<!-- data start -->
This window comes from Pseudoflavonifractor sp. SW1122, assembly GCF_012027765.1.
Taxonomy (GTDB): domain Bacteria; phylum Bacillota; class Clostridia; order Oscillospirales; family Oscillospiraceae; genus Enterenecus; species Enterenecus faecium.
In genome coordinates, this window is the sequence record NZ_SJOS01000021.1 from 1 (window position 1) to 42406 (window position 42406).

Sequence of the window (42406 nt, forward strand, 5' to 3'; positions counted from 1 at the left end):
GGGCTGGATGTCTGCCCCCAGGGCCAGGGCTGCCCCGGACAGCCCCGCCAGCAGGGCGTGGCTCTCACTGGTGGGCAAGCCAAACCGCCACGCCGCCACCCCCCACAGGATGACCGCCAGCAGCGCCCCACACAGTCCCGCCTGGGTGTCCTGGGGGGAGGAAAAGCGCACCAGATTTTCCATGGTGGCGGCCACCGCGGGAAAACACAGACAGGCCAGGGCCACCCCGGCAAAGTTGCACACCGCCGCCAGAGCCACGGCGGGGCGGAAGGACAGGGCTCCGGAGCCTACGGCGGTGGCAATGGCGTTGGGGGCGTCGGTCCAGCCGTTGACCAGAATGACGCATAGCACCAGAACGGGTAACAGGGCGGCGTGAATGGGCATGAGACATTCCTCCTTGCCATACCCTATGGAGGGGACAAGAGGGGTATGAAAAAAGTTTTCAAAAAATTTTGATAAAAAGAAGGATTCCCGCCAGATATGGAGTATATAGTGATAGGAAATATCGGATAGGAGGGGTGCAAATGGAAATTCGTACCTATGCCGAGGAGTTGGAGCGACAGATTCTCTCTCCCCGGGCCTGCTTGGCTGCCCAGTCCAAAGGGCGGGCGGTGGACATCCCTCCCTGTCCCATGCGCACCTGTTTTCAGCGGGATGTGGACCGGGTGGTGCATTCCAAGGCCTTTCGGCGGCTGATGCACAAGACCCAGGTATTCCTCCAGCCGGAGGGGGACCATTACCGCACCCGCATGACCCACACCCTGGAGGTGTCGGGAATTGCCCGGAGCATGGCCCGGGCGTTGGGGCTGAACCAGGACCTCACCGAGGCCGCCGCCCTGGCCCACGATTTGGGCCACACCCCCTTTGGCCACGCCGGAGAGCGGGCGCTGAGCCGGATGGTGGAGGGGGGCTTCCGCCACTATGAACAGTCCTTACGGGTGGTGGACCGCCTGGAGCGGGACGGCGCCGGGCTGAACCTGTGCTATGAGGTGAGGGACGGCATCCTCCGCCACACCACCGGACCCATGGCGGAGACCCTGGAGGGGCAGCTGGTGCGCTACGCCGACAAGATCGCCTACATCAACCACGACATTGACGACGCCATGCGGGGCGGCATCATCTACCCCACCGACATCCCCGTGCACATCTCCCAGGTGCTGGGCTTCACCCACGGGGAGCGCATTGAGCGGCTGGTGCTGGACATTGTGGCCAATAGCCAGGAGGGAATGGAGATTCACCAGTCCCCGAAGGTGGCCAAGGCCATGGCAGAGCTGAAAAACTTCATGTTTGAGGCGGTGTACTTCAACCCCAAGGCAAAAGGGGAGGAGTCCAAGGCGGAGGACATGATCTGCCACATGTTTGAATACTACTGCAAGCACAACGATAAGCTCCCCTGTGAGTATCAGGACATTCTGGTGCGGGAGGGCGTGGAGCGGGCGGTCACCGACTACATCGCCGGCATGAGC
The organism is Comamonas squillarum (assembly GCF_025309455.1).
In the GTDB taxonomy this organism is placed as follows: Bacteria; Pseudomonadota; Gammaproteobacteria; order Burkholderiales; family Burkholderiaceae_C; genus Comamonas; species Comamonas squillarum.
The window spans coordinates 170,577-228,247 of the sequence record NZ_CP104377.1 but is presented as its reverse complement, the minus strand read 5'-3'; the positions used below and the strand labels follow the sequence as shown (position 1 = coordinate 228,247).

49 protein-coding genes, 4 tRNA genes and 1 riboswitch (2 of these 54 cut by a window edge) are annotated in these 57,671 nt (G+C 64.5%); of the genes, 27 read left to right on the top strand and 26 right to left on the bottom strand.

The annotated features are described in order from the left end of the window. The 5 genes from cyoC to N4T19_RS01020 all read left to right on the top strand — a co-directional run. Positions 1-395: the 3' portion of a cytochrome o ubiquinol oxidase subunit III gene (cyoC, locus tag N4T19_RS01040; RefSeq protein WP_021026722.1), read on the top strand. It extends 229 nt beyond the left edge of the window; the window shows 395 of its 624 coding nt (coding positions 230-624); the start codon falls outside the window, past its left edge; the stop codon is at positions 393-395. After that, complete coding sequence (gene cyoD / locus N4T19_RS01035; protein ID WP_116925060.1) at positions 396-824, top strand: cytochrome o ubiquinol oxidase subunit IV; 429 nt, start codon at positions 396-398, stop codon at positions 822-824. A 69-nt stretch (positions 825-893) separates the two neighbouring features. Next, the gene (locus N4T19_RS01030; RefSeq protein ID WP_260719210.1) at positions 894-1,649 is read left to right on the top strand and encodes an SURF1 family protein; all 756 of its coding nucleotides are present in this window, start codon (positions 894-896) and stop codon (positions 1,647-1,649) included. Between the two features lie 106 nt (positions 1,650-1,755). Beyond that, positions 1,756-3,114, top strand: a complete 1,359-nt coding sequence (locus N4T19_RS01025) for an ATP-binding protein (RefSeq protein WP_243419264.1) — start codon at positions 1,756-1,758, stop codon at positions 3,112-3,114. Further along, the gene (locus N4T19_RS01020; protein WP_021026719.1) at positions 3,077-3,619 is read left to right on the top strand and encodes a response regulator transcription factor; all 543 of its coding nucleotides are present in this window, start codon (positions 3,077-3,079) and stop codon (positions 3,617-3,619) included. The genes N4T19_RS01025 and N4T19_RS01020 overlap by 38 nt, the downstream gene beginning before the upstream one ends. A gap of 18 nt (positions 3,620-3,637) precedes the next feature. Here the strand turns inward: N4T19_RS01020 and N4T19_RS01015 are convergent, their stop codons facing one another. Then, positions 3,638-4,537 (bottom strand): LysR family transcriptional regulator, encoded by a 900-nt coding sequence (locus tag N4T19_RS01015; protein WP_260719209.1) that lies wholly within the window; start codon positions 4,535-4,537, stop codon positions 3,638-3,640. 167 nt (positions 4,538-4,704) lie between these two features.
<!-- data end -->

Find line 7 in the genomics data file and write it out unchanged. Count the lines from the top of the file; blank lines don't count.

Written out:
In the GTDB taxonomy this organism is placed as follows: Bacteria; Pseudomonadota; Gammaproteobacteria; order Burkholderiales; family Burkholderiaceae_C; genus Comamonas; species Comamonas squillarum.